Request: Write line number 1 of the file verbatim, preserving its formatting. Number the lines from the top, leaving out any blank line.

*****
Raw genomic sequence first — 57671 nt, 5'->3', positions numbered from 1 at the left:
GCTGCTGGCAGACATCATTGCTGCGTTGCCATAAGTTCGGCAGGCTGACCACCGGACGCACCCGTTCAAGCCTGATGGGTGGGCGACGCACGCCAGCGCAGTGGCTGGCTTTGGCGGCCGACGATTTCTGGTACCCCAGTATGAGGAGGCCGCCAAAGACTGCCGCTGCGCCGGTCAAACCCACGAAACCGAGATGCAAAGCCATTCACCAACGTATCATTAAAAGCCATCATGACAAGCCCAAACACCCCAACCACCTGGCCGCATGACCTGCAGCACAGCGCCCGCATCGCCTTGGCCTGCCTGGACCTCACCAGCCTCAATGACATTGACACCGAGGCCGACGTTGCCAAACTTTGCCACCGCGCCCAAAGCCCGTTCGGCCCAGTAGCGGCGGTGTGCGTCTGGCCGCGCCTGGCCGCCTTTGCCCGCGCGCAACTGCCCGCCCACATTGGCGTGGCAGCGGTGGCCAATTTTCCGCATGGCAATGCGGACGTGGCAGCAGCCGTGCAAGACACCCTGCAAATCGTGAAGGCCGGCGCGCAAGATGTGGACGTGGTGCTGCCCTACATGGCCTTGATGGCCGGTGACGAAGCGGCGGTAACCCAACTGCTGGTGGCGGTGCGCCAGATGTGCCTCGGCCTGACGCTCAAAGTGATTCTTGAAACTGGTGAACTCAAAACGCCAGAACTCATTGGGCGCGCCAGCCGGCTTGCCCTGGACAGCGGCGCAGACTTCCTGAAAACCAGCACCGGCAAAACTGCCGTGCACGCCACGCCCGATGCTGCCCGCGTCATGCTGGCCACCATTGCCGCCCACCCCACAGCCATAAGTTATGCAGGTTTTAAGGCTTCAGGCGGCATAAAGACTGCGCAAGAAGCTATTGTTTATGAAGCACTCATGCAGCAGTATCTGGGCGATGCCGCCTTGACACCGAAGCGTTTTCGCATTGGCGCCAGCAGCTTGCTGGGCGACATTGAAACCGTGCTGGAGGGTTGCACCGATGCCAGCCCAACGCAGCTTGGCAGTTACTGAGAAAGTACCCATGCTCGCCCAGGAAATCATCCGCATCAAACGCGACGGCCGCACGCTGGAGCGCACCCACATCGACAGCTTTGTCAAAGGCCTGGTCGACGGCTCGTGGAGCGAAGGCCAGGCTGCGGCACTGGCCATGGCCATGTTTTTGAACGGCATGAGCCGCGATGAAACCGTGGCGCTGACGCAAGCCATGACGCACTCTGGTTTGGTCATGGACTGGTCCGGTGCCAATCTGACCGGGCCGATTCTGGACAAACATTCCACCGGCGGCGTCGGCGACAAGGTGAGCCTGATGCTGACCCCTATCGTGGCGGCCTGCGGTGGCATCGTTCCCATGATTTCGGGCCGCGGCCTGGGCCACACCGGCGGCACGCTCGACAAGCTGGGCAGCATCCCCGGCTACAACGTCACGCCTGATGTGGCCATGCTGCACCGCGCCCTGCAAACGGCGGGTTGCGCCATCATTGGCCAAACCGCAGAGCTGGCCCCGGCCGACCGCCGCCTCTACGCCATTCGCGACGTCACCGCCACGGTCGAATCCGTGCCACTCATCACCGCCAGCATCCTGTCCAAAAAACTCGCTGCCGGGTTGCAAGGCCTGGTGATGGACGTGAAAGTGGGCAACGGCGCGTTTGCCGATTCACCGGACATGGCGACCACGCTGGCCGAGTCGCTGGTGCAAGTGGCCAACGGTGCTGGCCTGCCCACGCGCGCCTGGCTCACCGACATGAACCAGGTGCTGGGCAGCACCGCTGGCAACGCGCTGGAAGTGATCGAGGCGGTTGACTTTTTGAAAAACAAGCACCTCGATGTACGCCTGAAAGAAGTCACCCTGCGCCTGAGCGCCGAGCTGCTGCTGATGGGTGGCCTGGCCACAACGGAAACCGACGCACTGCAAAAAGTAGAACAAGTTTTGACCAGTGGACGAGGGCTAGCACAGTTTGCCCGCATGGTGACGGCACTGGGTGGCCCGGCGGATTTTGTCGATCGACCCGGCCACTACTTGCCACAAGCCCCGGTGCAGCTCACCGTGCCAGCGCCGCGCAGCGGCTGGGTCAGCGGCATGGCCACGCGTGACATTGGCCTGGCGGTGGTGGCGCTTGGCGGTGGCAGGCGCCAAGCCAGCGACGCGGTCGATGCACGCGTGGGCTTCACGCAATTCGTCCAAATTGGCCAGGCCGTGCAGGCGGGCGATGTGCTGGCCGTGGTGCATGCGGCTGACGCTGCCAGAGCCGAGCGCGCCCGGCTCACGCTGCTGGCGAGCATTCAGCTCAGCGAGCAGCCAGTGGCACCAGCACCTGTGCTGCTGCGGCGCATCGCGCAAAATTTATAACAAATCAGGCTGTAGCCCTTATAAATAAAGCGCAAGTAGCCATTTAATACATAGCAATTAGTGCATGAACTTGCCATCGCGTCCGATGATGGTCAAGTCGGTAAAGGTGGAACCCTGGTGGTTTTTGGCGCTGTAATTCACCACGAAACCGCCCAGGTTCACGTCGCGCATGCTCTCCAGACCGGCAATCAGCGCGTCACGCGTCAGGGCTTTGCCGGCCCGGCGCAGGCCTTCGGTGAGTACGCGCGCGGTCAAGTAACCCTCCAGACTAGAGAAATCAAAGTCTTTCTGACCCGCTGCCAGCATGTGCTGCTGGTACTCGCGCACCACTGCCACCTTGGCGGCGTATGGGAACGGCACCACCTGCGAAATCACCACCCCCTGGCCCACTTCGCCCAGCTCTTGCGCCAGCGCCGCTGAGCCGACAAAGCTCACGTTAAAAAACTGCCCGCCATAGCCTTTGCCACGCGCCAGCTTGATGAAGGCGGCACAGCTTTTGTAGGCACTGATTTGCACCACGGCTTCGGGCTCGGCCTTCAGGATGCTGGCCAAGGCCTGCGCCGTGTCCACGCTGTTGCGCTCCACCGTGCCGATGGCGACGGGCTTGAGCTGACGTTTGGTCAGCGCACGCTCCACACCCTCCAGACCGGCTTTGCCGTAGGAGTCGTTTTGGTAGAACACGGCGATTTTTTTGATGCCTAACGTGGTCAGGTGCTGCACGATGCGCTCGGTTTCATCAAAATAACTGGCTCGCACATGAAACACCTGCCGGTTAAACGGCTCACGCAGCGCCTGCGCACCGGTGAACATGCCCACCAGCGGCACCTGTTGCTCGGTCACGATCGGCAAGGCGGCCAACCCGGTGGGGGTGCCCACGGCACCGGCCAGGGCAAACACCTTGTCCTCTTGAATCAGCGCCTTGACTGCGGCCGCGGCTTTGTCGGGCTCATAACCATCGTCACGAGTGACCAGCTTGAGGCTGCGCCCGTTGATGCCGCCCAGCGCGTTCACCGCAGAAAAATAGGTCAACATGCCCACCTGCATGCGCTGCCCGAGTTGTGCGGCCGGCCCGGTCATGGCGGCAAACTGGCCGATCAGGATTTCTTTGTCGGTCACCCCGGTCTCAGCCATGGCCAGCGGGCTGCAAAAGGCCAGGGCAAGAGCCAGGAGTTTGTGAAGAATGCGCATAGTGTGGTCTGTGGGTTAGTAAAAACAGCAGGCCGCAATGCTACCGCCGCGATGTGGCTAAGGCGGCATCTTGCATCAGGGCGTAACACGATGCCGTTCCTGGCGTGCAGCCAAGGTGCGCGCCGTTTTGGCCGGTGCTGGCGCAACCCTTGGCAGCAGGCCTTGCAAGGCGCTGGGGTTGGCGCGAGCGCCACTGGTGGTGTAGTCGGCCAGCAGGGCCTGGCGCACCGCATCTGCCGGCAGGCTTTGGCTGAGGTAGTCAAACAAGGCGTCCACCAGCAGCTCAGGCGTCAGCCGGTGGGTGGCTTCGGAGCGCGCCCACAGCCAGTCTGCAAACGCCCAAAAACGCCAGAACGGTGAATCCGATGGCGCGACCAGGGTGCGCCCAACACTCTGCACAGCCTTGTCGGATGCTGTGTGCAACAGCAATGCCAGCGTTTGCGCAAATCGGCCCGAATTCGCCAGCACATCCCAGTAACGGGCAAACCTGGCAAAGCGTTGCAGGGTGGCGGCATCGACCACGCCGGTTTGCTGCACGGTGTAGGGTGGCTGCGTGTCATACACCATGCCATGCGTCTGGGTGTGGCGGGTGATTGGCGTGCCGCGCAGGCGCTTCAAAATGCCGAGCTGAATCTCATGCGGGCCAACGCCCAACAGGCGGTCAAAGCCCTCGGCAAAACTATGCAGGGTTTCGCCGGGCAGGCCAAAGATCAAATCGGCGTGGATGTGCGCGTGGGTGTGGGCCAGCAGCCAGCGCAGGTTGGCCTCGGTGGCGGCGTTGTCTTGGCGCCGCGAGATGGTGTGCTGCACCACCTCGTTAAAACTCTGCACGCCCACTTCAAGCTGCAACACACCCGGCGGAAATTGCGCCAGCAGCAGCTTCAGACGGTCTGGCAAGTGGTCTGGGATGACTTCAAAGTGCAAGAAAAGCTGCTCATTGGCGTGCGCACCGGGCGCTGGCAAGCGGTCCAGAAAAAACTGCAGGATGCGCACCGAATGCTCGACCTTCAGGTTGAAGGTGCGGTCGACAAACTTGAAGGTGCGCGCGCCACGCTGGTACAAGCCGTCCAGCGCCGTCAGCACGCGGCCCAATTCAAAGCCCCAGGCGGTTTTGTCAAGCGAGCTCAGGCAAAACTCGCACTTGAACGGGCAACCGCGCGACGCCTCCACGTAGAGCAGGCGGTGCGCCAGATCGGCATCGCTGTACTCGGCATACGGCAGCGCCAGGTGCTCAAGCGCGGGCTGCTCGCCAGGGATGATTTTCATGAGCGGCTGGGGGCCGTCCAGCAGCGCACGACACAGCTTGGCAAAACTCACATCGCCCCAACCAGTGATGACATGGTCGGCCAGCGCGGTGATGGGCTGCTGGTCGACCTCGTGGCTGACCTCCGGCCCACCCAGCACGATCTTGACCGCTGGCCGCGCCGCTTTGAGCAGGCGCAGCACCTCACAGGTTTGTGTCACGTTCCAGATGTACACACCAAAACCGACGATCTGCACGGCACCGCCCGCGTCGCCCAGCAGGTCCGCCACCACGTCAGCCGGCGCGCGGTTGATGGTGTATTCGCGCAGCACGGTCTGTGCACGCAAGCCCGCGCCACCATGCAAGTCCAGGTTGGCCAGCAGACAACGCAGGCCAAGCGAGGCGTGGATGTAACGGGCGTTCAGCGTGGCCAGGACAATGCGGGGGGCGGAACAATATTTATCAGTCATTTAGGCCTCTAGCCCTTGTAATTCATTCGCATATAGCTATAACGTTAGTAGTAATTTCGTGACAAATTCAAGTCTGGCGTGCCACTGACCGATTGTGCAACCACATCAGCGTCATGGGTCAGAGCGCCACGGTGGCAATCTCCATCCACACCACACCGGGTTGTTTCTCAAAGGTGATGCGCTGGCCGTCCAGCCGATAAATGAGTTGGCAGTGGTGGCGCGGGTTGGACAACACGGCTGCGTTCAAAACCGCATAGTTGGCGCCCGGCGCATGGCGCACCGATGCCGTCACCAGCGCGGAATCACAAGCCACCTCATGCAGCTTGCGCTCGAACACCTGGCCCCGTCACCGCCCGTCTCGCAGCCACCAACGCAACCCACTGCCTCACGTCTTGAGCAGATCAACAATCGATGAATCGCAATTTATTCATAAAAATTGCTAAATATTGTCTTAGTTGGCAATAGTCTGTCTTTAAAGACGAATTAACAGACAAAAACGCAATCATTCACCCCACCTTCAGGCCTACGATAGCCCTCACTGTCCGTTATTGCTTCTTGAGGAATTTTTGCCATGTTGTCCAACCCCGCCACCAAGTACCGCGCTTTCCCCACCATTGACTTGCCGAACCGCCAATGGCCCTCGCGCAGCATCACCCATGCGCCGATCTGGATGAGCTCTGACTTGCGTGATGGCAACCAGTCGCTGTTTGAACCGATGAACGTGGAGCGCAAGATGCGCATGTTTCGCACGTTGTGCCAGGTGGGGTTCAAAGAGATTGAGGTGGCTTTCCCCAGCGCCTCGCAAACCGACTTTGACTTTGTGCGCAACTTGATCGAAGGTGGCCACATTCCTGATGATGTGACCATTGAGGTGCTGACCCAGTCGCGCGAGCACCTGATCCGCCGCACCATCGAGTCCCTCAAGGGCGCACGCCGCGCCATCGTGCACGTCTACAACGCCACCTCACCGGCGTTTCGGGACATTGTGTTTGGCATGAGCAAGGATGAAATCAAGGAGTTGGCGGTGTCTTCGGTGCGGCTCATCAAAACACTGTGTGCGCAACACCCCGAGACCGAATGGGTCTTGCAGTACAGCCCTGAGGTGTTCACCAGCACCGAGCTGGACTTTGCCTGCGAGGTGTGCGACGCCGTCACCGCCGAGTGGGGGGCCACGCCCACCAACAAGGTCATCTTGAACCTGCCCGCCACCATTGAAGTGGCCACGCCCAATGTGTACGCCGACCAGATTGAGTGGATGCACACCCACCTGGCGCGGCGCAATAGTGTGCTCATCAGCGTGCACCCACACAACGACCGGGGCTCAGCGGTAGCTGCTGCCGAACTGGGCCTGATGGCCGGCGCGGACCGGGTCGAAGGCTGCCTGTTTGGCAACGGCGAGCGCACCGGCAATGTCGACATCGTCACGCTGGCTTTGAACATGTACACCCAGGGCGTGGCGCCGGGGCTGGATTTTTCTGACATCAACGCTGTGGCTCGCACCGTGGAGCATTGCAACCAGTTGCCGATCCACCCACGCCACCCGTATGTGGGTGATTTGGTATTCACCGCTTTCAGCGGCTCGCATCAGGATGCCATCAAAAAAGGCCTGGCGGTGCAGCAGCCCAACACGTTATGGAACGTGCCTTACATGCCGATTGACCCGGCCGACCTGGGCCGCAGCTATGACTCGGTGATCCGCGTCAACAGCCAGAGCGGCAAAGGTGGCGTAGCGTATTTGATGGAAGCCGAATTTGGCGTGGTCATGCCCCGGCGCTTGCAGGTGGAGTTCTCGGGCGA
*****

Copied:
Raw genomic sequence first — 57671 nt, 5'->3', positions numbered from 1 at the left: